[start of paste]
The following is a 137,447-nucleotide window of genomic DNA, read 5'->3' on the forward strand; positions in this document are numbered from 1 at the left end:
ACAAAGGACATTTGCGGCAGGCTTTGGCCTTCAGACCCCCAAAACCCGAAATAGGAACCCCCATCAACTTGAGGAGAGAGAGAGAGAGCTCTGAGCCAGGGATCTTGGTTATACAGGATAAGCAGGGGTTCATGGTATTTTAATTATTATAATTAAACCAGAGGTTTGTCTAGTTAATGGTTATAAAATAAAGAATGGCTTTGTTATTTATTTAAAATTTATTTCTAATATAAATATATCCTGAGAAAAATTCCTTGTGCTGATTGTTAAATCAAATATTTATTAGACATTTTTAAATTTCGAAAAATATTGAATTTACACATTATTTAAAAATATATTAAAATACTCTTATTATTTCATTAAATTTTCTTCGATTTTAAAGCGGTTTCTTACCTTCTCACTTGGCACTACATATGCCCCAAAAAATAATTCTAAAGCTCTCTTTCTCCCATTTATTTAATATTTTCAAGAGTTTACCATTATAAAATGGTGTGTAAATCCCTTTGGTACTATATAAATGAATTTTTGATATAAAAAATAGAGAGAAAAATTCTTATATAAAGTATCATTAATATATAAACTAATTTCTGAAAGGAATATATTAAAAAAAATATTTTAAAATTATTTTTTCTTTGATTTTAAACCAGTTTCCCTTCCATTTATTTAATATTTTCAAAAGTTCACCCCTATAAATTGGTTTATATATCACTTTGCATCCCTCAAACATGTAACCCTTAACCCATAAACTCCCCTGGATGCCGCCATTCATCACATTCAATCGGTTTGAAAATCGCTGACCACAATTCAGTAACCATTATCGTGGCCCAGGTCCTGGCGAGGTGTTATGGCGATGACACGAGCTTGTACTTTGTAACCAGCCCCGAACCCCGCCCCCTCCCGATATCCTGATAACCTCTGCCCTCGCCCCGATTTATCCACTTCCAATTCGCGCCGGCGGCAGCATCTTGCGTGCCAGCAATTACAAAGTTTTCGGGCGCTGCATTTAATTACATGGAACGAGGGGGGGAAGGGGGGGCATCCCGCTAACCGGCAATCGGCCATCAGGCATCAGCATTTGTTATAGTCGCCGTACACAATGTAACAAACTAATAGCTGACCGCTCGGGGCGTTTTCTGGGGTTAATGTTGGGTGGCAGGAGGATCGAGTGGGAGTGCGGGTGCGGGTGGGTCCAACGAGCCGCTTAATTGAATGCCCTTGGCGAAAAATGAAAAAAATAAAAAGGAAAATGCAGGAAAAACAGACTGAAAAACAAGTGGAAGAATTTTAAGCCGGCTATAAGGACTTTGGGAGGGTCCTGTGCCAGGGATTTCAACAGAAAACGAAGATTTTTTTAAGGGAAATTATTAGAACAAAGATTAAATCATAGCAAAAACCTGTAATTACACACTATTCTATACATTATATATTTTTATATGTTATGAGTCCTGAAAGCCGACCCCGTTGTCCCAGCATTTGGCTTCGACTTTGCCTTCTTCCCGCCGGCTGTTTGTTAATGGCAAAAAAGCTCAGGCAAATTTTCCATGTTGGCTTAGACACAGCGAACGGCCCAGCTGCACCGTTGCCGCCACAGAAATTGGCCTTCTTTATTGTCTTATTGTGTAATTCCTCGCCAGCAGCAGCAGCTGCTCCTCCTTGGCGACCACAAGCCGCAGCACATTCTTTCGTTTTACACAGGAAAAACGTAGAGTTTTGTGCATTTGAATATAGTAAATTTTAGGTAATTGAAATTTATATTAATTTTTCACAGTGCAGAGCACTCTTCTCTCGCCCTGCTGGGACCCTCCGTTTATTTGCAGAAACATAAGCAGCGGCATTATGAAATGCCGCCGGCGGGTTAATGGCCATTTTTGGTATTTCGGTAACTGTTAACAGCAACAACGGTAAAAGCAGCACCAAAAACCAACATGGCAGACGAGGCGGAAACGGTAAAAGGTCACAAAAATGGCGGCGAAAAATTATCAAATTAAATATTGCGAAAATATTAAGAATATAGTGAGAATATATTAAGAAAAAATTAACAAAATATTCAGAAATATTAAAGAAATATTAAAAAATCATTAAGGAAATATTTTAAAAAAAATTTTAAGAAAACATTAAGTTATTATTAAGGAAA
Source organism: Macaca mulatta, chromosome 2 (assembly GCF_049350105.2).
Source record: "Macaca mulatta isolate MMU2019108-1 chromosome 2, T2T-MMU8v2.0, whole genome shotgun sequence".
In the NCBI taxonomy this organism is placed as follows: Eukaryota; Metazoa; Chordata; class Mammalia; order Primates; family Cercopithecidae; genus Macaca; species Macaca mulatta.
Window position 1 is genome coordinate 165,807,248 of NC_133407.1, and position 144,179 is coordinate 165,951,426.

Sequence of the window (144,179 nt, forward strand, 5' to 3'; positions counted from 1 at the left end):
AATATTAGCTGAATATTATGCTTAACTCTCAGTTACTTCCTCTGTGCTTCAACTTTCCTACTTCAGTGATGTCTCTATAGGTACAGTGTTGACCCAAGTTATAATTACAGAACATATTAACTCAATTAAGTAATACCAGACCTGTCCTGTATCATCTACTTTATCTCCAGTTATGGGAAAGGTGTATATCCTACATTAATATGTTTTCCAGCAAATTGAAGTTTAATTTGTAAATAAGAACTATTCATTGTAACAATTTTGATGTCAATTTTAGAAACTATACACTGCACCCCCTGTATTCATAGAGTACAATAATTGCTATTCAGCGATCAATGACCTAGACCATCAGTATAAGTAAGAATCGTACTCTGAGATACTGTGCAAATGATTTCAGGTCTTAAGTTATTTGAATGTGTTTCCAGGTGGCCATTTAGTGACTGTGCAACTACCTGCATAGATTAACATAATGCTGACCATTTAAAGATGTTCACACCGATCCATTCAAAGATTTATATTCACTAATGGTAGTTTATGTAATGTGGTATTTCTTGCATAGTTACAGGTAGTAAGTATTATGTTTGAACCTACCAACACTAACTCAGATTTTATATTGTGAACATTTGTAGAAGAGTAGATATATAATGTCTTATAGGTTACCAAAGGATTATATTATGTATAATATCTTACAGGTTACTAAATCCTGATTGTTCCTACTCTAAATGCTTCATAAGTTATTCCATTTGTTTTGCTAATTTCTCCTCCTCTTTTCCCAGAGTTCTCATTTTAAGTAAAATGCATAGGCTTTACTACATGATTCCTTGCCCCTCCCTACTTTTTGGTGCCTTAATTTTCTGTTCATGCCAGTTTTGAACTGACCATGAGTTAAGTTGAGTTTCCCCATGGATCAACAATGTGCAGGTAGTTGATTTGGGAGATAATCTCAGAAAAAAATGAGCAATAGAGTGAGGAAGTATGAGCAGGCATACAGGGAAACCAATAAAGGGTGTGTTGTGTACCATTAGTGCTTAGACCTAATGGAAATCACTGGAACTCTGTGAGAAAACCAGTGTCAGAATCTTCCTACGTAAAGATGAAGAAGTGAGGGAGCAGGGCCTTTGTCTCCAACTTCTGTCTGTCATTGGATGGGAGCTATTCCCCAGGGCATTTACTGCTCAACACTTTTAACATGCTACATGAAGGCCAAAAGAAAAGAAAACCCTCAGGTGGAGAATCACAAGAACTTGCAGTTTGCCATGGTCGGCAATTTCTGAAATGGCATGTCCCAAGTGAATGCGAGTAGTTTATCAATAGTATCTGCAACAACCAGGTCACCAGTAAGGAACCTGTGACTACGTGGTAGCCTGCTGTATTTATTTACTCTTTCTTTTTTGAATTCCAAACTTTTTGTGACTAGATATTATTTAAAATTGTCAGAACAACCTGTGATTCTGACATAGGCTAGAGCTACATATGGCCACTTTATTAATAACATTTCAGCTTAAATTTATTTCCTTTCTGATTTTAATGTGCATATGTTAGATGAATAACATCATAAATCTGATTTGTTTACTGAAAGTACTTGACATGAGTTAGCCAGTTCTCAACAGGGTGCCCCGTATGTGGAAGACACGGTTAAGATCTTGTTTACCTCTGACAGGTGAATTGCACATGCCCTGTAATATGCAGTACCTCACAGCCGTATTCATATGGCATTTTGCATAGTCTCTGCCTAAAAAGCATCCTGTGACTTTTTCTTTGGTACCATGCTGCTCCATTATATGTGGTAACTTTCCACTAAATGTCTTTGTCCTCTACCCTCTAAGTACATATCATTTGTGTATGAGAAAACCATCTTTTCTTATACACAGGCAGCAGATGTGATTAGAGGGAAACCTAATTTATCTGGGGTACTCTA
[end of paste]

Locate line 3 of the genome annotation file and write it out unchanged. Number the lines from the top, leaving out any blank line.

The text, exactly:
Source organism: Macaca mulatta, chromosome 2 (assembly GCF_049350105.2).